The Centers for Disease Control (CDC) said yesterday that 11 more cases of measles had been reported within the past two weeks, bringing the total number of cases to 30 since January.
The number of cases so far this year is already equal to the total number of cases in the past three years, CDC statistics show.
“We urge parents not to take babies younger than 12 months to infected countries,” said Chou Jih-haw (周志浩), deputy director of the CDC.
To deal with the increasing number of cases, Chou also said that newborn babies will now have to start receiving the measles, mumps and rubella (MMR) vaccine when they are 12-months old instead of 12 to 15 months.
Chou said that babies should be given the MMR vaccine ahead of trips to countries such as China and Vietnam.
“Taking the vaccine earlier may not work as well as taking it at the proper time, but, it is better than no protection,” Chou said.
Among the 30 cases, two were infected in China and three in Vietnam, while the rest were indigenous cases.
The CDC has introduced a new system at airports that requires children younger than six years of age returning from a foreign country to provide a vaccine record. Make-up injections will be provided if children have missed any required vaccines.
Complications resulting from measles are relatively common and usually more severe amongst adults who catch the virus.
Meanwhile, the CDC yesterday warned residents in northern Taiwan not to lower their guard against dengue fever, as the year’s first case of indigenous dengue fever was confirmed in Kaohsiung County.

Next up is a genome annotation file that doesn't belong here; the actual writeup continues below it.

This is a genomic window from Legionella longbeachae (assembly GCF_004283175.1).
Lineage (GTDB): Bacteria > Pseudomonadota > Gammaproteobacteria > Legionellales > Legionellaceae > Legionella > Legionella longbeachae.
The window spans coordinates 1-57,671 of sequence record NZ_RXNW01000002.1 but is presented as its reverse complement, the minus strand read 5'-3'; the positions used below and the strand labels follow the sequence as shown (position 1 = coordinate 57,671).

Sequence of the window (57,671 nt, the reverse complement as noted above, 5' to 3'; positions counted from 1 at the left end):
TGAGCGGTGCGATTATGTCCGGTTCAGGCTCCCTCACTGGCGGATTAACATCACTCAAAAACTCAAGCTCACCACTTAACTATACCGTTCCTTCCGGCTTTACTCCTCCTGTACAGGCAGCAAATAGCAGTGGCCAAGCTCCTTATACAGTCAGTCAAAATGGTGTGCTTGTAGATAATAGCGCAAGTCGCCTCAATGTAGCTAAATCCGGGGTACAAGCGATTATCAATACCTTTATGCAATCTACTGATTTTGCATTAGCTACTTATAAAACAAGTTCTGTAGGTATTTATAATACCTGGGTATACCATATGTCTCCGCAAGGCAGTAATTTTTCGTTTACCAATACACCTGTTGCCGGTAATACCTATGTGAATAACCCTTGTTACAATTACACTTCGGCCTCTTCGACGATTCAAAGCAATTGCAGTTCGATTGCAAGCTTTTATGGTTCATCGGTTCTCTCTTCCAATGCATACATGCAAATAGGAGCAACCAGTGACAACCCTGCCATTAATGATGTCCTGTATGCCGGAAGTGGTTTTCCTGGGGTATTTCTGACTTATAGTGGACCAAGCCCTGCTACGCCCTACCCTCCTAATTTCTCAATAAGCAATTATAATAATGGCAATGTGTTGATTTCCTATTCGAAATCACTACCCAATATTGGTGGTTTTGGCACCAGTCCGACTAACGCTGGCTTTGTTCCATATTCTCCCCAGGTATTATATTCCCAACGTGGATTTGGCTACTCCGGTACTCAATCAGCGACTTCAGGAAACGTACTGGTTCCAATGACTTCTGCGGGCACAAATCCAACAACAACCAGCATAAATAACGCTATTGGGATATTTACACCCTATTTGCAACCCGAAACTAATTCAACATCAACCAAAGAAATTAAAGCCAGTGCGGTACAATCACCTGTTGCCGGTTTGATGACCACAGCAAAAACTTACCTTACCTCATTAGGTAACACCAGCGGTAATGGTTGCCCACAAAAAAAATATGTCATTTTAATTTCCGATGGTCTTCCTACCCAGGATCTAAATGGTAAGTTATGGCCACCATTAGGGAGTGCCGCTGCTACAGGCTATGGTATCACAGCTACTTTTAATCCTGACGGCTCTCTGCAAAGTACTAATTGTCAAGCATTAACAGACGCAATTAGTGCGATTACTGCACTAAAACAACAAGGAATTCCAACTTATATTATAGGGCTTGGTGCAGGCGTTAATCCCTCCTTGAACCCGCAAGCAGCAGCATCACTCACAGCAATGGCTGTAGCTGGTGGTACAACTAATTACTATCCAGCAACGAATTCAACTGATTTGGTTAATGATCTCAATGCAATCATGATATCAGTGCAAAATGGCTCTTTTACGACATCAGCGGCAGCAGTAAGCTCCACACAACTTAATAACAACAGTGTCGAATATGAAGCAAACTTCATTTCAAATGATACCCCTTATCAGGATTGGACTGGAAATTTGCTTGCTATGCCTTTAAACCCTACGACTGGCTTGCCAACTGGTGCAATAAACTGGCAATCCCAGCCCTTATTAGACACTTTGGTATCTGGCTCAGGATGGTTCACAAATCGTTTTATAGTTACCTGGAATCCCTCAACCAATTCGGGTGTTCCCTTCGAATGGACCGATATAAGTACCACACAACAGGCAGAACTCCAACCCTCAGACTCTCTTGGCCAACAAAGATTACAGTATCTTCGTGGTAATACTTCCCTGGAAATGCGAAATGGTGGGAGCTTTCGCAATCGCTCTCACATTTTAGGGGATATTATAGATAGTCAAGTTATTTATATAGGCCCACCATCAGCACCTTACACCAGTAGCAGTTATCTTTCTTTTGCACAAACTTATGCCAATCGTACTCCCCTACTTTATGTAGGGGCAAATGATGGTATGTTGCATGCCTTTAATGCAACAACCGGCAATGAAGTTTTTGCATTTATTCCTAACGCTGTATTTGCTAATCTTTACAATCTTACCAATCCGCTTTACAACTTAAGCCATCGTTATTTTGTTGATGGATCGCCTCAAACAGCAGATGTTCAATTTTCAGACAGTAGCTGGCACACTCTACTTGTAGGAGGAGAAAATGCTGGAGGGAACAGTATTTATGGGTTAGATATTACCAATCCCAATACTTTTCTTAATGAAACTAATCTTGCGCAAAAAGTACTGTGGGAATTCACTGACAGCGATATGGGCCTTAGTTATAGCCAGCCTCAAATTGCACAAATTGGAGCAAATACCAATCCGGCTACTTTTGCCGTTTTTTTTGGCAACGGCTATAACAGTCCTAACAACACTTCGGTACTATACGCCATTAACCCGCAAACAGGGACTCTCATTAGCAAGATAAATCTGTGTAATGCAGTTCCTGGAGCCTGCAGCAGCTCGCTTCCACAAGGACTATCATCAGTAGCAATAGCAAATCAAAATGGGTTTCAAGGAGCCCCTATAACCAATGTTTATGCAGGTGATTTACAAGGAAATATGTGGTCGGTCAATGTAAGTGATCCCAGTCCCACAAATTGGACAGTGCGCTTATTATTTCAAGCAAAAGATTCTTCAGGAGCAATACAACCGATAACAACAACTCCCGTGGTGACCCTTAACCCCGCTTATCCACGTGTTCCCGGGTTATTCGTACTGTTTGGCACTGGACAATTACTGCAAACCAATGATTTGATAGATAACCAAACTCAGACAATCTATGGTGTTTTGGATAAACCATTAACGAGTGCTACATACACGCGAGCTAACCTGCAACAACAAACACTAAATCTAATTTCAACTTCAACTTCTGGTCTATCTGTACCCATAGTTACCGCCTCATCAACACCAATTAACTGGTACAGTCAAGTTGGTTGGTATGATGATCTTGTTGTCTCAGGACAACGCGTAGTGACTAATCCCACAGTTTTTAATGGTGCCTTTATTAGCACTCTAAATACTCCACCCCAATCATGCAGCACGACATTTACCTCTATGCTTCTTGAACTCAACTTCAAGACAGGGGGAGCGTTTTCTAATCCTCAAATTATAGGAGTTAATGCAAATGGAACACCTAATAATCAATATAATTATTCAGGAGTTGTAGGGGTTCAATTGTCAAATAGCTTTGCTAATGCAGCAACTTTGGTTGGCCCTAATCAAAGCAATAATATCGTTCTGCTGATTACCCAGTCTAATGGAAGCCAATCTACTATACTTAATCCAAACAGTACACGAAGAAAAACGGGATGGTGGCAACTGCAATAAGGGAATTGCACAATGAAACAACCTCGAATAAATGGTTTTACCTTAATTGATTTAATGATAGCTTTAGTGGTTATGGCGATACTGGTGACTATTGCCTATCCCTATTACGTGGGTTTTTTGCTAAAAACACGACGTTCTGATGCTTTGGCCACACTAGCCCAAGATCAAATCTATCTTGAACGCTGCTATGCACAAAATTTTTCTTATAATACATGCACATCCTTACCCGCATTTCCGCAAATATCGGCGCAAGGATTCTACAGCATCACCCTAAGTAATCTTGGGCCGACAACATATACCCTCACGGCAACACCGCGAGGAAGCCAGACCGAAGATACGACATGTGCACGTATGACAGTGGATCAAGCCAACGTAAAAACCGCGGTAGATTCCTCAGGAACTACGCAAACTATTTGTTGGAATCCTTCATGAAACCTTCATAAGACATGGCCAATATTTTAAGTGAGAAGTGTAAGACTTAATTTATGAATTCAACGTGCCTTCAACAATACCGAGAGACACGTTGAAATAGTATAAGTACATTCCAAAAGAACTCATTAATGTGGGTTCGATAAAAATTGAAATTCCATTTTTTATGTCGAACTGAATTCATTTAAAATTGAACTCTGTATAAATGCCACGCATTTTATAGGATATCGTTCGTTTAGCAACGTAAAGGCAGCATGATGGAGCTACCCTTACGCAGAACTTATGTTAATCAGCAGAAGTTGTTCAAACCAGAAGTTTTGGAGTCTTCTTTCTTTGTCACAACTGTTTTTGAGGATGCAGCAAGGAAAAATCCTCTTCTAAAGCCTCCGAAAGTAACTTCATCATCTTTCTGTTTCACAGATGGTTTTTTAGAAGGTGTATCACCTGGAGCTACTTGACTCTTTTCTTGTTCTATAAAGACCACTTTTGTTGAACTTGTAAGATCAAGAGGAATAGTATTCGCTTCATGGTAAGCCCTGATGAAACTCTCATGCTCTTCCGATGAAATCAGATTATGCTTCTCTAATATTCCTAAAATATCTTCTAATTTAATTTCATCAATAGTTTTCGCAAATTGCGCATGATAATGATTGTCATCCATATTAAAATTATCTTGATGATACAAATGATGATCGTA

The CDC issued the warning in light of the fact that indigenous dengue fever cases were recorded last year in Taipei City and County, Keelung City and Taoyuan County, which it said indicates that a dengue outbreak could occur in northern regions and not just in the south.
The first case this year was a 55-year-old man from Daliao (大寮), Kaohsiung County, who worked on a pineapple farm in Pingtung County.
On March 22, he showed typical symptoms of the disease, including fever, joint soreness and a skin rash, the CDC said.
The case was reported on Friday when the man was hospitalized, the CDC said.
As of Monday, Taiwan had recorded a total of 41 dengue fever cases so far this year — one indigenous and 40 imported cases, statistics released by the CDC showed.
With outbreaks of dengue fever in neighboring countries increasing this year, the number of imported cases has risen significantly compared with the 23 recorded during the same period last year, the CDC said.
Of the imported cases, 23 were from Indonesia, 13 from Vietnam, two from Thailand and one each from Myanmar and India, the statistics showed.
The center urged people to seek immediate medical treatment if they develop symptoms of dengue fever, such as fever, headache, nausea, fatigue, pain behind the eyes and muscle and joint pains.
People who think that they may have been infected should have a screening test. If they are confirmed to have dengue fever, they will receive a NT$2,500 reward for reporting the disease, in accordance with a reward clause in the Communicable Disease Control Act, the CDC said.
ADDITIONAL REPORTING BY CNA AND STAFF WRITER